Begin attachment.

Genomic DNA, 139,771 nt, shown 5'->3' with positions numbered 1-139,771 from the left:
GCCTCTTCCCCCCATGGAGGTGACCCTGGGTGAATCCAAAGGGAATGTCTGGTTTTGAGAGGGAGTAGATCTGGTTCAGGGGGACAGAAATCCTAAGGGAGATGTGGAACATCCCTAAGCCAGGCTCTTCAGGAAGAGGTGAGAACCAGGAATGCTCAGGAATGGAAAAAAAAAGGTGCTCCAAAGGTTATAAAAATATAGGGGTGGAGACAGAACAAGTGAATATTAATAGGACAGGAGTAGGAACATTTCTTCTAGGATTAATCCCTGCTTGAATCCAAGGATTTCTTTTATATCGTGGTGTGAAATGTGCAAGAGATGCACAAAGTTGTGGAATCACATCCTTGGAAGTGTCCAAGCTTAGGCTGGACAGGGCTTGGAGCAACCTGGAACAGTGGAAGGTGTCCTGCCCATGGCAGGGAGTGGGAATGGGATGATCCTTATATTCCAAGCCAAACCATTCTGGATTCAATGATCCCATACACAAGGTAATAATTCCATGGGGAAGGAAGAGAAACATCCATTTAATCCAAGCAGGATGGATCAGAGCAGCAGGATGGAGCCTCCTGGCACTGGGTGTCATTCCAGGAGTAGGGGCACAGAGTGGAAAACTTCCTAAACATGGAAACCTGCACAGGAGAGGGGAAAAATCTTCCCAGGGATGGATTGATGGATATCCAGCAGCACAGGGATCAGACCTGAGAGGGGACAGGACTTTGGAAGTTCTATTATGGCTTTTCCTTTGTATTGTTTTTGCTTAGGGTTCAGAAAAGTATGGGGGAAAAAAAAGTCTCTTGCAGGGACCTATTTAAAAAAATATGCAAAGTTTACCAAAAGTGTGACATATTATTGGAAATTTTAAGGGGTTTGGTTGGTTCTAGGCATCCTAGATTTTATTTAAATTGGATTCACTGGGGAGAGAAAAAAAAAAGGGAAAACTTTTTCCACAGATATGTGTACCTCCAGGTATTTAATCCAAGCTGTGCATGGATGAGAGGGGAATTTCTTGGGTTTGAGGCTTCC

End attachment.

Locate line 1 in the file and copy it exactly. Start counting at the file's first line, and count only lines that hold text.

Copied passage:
Genomic DNA, 139,771 nt, shown 5'->3' with positions numbered 1-139,771 from the left: